Conscious LivingWritten by Diana Kennedy, LMT
Earlier this year, following an intention to live more consciously, I deemed it Year of Awakening. For me, I envision a lifetime of conscious living as I more fully awaken to spiritual being that I truly am. As a part of my spiritual journey, I love to look up meanings of things to gain an even deeper understanding. This is what Webster’s Dictionary had to say about word conscious: in “moment”, in waking awareness, mentally perceptive, alert, subjectively knowing, intentional, deliberate, inwardly attentive, mindful, possessing knowledge, cognizant, knowing one's self, realizing and recognizing.
Wow, now that is a powerful definition! Who wouldn’t want to be conscious? Along with conscious living comes responsibility to act on our values and insights. We may experience emotional pain as we allow ourselves to feel what we’ve been stuffing down for years, but for most part, living consciously is joyful, as we see good in one another and trust presence of a loving God unfolding in our lives perfectly.
In order to change old patterns and create greater consciousness in our lives it is important to make a daily practice that allows for a shift in awareness and then creation of new, improved patterns and habits can emerge. For those who know me, I am a ‘busy’ woman, yet I am learning to enjoy some downtime. I see how it is leading me to greater awareness in my life.
A part of my daily practice is to spend time in stillness, in quiet of my own mind. I spend time in silence when I meditate, which I also call “basking”. It is there that I learn to have space between my thoughts. I listen to that inner voice and wherever it takes me is where I am willing go. I find more I listen to spiritual guidance that I receive, smoother my life flows!
While spending time in silence, I release my prayers and go over in my mind all that I am grateful for. My heart is filled with appreciation as I review in my mind many ways that I am blessed. If there is any resentment or forgiveness work to do, I take care of this too, while my inner being is quiet and focused on goodness of God.
Adages for the New YearWritten by Sam Stevens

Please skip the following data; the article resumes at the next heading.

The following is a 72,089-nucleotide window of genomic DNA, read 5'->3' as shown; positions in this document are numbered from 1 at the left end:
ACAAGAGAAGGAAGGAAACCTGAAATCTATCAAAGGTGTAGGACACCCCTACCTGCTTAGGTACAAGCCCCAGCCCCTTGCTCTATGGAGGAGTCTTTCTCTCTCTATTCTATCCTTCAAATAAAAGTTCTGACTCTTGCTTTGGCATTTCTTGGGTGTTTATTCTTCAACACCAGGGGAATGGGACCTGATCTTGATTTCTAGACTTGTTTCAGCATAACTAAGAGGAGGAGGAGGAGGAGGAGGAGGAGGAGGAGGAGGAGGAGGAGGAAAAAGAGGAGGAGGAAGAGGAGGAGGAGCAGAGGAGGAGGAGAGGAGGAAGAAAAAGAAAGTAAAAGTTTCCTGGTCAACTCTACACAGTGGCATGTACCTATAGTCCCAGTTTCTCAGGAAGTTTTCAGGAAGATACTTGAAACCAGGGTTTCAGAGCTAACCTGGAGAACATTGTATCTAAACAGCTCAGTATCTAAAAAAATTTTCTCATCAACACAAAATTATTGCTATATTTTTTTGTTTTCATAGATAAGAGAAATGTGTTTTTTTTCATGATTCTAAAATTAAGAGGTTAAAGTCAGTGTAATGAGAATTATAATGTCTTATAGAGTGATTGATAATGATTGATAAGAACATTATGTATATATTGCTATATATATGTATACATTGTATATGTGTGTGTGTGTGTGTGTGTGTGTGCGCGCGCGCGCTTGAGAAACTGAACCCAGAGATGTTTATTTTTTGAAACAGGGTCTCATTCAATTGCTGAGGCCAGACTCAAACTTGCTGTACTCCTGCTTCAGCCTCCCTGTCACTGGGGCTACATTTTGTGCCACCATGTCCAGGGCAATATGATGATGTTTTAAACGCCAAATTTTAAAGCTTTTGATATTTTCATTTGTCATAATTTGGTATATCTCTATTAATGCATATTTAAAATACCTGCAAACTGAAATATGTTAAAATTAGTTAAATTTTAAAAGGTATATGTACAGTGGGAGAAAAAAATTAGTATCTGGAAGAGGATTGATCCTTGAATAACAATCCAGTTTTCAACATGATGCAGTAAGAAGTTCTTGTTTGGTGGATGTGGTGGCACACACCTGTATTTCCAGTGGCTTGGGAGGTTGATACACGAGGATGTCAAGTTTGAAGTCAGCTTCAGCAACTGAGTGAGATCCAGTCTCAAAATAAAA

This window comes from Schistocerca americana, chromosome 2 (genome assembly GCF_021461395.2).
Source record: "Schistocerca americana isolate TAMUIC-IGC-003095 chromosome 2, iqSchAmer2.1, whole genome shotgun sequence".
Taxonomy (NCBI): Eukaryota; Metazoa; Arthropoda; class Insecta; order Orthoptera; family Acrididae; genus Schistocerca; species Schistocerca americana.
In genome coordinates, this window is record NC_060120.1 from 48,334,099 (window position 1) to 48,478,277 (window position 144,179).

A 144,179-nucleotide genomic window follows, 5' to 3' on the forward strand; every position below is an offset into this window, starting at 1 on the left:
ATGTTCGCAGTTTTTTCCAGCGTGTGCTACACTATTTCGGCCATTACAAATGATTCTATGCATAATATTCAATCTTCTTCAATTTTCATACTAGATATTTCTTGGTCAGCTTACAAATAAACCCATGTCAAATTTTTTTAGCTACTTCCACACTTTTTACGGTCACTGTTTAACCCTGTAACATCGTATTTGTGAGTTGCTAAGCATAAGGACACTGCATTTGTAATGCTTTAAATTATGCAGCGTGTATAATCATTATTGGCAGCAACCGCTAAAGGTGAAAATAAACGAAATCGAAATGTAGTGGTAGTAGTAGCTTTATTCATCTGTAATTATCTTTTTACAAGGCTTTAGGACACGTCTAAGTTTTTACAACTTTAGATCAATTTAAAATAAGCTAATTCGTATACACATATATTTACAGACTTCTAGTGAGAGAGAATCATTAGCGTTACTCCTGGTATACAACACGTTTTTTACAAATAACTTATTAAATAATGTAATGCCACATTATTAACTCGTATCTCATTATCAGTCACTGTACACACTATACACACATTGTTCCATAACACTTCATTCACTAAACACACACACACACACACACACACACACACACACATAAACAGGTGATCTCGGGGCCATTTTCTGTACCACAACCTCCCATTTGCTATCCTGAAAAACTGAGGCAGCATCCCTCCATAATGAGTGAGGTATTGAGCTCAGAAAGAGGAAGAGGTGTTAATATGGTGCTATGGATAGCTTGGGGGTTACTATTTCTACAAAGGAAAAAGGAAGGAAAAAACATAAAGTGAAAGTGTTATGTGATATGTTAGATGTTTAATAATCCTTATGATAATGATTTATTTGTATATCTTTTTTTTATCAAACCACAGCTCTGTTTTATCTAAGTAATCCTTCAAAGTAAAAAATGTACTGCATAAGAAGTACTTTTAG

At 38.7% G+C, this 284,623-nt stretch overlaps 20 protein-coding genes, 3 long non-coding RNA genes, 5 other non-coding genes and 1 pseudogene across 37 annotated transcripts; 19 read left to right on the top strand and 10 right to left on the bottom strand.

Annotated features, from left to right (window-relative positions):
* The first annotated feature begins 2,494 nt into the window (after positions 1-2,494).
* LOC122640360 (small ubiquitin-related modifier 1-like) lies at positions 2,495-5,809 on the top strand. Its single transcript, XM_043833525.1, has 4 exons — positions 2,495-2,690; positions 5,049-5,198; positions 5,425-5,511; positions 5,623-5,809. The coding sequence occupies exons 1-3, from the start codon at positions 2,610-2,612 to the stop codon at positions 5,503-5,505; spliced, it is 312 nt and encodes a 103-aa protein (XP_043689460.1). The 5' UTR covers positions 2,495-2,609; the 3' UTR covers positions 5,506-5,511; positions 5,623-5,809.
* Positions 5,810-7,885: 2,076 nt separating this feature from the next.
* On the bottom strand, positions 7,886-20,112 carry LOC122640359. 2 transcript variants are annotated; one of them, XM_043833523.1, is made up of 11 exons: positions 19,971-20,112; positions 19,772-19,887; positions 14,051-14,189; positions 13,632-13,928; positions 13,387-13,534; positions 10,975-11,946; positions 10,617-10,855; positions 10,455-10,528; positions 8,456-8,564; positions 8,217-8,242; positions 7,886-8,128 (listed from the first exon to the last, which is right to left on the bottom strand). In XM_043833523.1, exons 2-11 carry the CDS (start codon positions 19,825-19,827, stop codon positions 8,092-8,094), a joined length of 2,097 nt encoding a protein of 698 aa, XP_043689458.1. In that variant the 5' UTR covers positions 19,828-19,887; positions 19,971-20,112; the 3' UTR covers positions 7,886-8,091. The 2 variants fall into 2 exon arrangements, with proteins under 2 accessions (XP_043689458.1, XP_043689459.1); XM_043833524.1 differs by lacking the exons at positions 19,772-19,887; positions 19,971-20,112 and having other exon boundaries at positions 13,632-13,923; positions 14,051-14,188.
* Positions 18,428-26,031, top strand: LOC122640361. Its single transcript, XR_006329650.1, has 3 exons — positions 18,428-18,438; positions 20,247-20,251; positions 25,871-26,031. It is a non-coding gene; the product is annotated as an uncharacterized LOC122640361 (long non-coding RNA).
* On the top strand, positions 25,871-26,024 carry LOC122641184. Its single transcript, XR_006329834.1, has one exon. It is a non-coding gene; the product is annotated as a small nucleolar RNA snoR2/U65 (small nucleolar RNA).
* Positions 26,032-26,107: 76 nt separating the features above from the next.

The old familiar adages just don't do it for me any more. For instance, consider "the early bird gets worm." In this age of freelancing, premature ejaculation and peaking too early in one's career (by age 24) a more appropriate adage might be "The early bird dies earlier." Another one that has been puzzling me lately is "Early to bed, early to rise, makes a man healthy wealthy and wise.' Sure it does if woman is staying up late cleaning house and taking care of kids after working a full day at office. Not only is adage sexist but it also doesn't make any sense. Most people who work these hours slave at low paying jobs with little chance at advancement. Shouldn't it read, "Early to bed, early to rise, makes corporation I slave for wealthy and wise?” "The doors of wisdom are never shut." This also should be revised to read, "The doors of a 24 hour Drug or Convenience Store are never shut." It is more truthful. Another migraine-maker is "You reap what you sow." Now whether this is supposed to apply to gardening or whatever, we know this is not true. Many individuals slave for years on projects that don't pay off, couples copulate to try and have babies with no result and people sow wheat all time only to have it destroyed by frost or rainstorms. In these hard times, doesn't a saying such as "You reap what is available" make much more sense? Also problematic is ultimate adage about being sweet -- you "attract more flies with honey." The trouble with this kind of "honey" is it also attracts other creatures such as raccoons, bears and others that would rape you of your charms. Also I am very suspicious of charming people. Often they want to borrow money from you or some other favour. I think it should be changed to "Beware those bearing gifts of honey, as they probably want bread." I also have a problem with "He who laughs last, laughs best." I think that should be changed to "He who laughs last, laughs alone." Nobody likes a joke at his or her expense.